Essay on Two Kinds Theme

Submitted By iknowbitch
Words: 817
Pages: 4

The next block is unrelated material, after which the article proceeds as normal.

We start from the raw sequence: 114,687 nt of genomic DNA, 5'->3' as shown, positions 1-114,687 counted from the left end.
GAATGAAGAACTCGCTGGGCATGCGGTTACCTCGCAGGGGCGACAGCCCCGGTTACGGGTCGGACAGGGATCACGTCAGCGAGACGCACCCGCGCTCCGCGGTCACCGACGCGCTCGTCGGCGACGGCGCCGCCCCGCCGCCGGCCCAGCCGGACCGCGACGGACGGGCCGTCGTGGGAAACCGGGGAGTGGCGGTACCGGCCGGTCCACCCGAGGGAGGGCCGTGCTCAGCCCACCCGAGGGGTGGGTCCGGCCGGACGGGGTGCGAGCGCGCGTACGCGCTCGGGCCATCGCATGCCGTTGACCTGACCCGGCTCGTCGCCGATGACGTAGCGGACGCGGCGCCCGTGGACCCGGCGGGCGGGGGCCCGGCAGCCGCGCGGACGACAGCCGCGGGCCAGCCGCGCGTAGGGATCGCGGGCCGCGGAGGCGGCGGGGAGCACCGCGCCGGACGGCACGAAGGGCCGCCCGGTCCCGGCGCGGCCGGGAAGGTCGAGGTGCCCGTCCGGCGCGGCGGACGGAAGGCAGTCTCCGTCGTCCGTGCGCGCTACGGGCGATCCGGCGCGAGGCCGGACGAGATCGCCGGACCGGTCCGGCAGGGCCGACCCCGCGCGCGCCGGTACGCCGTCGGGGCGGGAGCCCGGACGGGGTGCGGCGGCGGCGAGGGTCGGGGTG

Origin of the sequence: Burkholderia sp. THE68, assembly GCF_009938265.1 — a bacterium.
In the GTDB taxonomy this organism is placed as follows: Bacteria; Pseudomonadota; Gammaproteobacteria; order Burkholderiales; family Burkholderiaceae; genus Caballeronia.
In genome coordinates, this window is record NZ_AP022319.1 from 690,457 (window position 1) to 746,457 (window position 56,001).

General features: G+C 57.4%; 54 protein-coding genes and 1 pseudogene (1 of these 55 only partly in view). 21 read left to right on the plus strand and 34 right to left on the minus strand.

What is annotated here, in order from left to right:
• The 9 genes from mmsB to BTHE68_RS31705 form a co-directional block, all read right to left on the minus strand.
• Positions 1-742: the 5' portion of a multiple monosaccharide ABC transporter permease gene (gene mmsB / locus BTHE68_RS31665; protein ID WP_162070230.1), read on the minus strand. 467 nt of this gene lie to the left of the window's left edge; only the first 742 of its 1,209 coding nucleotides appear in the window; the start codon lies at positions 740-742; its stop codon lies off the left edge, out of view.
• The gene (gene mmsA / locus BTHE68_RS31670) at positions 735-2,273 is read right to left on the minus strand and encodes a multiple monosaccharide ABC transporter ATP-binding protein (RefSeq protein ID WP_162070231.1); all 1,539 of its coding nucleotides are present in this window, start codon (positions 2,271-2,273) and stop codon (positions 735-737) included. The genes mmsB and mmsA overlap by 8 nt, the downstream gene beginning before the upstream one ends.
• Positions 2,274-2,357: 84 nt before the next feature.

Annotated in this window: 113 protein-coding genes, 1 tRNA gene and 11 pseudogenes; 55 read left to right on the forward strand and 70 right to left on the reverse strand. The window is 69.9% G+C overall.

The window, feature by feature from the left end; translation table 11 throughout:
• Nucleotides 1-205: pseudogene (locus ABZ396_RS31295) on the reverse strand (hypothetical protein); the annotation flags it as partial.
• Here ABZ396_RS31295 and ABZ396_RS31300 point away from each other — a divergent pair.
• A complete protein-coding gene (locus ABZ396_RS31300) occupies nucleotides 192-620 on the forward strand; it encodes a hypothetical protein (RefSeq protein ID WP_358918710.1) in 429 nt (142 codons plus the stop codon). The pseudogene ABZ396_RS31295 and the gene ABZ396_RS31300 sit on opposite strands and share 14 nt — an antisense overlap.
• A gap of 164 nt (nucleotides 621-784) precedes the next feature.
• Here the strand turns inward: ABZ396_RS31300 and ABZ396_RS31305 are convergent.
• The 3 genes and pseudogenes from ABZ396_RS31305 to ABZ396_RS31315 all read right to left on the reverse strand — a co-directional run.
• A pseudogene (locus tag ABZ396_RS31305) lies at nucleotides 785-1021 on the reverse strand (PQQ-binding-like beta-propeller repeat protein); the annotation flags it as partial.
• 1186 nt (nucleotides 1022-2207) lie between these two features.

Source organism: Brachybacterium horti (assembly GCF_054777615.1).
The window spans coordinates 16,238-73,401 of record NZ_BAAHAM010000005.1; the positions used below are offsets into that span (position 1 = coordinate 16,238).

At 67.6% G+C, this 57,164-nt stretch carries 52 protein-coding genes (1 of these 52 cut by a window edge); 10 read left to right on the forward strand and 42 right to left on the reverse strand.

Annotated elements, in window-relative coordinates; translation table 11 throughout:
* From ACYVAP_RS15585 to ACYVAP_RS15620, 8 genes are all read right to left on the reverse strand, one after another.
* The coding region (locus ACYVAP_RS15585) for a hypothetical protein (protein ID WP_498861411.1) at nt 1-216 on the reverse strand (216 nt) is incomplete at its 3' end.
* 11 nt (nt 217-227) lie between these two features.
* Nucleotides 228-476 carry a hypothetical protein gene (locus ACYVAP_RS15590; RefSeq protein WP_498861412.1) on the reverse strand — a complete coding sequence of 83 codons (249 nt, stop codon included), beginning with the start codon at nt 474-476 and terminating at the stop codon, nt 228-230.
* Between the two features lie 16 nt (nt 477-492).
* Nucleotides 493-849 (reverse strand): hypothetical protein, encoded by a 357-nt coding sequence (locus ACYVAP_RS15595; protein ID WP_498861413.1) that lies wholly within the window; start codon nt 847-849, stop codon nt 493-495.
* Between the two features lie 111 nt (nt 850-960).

Alice Zhang 1/8/15 “Two Kinds”, a chapter in Amy Tan’s book, Joy Luck Club explores the strained relationship between mother and daughter. While her mother has already been through an arduous journey, she and Jing-Mei embark on a different one. The central idea for this chapter revolves around the difference in culture and experience between Jing-Mei and her mother that causes Jing-Mei to struggle with her identity and eventually escalated to her fighting against her mother. Like most immigrants, Mrs. Woo believes in the promise of America: with hard work and some luck, you can become anything. She believes in America, Jing-Mei will not have to experience some of the terror, losses and difficulties of settling into a new culture as she had did. However, Mrs. Woo wants to assure Jing-Mei’s success as she and her daughter set out to find a talent that she would succeed in. At first, Jing-Mei believed her mother and was “onboard” with the idea as she mentioned, “ The prodigy in me became impatient.” (143) When Jing-Mei is unable to succeed in any field she tries and experiences pressure from her mother, she decides that her mother is robbing her of her identity and unable to accept her for who she is. Later, when her mother sets her eyes on Jing-Mei becoming a piano virtuoso, Jing-Mei tries to thwart her efforts. She does this by taking advantage of her deaf music teacher, Mr. Chong, whose eyes are too weak to follow what she is playing. When Jing-Mei participates in a talent show, despite neglecting practice, she suddenly believes that she has accomplished the American dream, as she thought “without a doubt, that the prodigy side of me really did exist.” (150) But she realizes that she isn’t after playing the piece incorrectly, hearing a weak applause and seeing her parents’ disappointed faces. Giving up on the American dream after that incident, Jing-Mei still latches on to the “tremendous burden” of the piano. Mrs. Woo, however, after all these years believed that Jing-Mei just didn’t work hard enough to reach the American dream and only after her death does Jing-Mei realize what her mother really wanted for her. Because they were separated by many factors such as age, experience, ambition and culture, they found it hard to connect to each other. This central idea of cultural difference is expressed in the diction that Amy Tan uses. Amy Tan allows readers to experience a type of English that is fragmented and grammatically incorrect. For example, Mrs. Woo criticizes a young piano player stating “’Play note right, but doesn’t sound good! No singing sound.’” (145). She also transitions from Chinese and English stating a few things in Chinese such as “Ni kan” (you look) and switching back. Jing-Mei, on the other hand speaks grammatically correct English. This sets the atmosphere of Jing-Mei’s experience growing up in a bilingual household. Within her struggle with her mother, she struggles with herself. She isn’t sure what culture she really belongs to, and tries to figure who she really is by rejecting her mother. This also causes her to reject her hereditary and identity because